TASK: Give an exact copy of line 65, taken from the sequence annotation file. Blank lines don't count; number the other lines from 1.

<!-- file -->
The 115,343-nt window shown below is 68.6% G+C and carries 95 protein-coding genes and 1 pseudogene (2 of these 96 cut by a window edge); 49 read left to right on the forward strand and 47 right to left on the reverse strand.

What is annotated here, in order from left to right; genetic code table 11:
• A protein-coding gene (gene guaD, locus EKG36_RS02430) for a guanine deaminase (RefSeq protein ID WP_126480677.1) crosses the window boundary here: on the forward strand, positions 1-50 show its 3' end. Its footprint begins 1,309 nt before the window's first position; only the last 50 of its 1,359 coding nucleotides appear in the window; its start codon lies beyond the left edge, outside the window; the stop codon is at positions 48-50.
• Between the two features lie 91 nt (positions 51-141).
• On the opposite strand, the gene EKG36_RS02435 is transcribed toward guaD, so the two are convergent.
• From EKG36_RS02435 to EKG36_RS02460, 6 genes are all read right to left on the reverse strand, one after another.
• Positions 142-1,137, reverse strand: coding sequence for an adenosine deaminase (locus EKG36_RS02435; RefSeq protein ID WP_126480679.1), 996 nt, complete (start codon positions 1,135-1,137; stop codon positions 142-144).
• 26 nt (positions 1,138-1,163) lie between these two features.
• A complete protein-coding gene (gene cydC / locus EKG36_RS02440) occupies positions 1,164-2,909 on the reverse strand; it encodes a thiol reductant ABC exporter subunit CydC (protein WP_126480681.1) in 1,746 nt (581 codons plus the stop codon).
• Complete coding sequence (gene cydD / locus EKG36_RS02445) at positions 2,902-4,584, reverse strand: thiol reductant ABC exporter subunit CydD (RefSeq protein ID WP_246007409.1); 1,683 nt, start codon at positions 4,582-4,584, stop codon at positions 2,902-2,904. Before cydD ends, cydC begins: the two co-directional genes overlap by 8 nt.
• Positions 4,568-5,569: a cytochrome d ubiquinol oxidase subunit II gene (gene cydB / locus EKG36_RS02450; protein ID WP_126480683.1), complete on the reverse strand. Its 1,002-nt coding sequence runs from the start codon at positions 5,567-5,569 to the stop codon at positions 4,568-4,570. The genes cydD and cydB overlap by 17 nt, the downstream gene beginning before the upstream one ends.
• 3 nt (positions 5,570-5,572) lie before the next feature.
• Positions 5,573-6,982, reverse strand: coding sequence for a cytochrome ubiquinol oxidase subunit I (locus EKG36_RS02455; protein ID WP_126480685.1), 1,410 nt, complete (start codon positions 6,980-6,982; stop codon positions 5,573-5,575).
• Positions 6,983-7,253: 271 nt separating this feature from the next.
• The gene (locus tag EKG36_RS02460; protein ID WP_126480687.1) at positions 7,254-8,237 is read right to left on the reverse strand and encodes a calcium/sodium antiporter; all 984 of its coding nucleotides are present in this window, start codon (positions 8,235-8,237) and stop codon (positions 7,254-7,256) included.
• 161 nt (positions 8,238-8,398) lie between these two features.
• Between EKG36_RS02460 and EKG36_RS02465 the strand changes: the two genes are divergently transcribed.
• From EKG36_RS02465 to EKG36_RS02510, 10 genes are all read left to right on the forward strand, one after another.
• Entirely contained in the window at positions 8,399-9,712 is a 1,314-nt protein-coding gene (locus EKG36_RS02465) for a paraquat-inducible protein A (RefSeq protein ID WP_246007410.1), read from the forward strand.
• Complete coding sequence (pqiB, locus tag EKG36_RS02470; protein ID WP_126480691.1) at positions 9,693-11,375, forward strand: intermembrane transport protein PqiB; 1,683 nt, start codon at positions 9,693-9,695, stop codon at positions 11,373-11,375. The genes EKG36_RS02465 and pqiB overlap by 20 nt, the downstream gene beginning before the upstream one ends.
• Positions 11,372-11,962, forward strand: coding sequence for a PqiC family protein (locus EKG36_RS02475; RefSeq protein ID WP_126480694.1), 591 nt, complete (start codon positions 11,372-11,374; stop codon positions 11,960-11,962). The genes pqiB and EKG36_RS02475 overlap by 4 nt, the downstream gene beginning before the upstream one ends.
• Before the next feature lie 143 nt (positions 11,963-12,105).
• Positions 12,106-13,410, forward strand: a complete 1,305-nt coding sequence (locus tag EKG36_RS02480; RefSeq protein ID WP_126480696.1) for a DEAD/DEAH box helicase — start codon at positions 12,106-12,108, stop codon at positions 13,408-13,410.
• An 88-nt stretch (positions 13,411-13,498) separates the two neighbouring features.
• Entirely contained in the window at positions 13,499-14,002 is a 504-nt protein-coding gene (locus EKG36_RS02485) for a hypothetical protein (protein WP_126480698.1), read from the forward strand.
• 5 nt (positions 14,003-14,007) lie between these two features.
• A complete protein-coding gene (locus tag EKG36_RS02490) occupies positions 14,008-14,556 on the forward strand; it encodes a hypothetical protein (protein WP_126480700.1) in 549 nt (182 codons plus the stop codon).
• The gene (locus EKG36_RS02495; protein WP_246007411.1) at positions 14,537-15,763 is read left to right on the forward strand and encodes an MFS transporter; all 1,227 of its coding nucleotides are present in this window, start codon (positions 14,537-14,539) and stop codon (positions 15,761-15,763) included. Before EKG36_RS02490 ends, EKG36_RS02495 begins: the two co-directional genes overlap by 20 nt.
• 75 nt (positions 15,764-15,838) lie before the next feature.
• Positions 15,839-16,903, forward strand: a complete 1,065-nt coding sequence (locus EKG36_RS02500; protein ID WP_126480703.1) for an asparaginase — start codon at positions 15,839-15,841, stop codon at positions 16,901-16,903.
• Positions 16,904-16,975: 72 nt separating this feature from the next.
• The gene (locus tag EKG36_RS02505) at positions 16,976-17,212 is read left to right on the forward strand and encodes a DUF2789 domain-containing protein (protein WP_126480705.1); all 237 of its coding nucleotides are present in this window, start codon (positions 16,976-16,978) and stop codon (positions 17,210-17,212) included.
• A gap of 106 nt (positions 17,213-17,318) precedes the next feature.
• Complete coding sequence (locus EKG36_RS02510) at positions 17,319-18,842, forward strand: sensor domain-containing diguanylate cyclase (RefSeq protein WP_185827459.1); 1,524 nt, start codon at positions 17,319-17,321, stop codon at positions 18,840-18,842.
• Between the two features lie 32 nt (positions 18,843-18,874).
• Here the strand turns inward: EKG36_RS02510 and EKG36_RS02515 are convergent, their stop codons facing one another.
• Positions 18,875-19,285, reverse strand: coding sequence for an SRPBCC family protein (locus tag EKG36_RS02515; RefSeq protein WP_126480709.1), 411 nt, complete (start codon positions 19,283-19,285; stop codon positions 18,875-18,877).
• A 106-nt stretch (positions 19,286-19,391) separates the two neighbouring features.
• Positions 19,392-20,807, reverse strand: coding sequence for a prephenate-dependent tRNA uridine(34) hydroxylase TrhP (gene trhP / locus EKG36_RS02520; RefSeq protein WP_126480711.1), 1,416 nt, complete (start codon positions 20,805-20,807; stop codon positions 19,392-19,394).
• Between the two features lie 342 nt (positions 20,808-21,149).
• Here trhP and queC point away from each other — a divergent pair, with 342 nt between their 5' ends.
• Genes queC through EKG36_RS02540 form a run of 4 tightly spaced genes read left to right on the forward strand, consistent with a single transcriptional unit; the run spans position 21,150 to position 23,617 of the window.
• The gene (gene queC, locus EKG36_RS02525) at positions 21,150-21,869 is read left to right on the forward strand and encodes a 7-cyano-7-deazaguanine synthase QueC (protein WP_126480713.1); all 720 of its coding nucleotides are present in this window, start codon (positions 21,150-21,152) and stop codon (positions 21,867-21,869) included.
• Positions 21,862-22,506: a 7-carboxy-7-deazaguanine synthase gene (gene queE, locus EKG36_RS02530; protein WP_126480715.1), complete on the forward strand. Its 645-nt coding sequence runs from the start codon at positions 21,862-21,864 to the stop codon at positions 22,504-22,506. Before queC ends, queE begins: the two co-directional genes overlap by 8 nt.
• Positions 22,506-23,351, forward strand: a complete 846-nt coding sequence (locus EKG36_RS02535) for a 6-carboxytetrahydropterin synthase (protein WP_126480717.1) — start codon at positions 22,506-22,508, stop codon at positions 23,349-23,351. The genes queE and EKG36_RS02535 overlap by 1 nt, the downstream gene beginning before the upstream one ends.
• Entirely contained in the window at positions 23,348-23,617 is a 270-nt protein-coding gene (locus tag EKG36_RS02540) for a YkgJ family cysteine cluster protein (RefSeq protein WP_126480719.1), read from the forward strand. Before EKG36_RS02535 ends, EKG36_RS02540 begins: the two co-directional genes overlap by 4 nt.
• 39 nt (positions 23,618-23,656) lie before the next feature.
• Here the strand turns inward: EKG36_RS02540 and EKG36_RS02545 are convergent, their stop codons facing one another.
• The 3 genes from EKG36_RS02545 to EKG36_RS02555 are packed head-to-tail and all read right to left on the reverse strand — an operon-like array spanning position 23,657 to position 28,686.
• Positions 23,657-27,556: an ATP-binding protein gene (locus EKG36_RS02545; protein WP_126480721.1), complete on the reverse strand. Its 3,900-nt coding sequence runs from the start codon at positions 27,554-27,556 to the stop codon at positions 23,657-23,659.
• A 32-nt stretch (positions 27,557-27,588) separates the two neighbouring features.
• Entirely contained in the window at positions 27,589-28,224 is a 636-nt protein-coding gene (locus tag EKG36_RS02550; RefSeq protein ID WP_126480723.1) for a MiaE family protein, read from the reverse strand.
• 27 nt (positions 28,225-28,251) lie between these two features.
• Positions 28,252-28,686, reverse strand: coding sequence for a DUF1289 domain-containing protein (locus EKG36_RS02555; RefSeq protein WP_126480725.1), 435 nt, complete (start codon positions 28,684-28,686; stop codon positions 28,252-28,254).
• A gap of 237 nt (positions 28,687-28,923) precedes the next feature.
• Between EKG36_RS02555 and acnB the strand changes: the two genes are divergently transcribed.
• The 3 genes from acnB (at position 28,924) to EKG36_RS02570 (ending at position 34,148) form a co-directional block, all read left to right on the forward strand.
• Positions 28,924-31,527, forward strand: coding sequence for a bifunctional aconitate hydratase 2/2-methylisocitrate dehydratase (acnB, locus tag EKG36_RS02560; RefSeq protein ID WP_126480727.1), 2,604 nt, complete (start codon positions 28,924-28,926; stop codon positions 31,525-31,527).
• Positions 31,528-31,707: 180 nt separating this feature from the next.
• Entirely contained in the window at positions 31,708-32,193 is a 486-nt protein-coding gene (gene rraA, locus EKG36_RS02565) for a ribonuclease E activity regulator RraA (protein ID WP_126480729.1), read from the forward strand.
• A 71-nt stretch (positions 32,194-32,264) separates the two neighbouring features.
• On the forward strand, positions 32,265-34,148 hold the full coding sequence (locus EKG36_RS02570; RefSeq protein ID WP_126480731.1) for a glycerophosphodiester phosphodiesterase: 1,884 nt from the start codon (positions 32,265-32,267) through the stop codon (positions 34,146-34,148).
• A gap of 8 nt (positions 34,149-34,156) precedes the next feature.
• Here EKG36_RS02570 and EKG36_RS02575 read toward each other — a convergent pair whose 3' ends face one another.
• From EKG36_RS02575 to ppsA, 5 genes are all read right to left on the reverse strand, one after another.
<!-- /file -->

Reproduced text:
• From EKG36_RS02575 to ppsA, 5 genes are all read right to left on the reverse strand, one after another.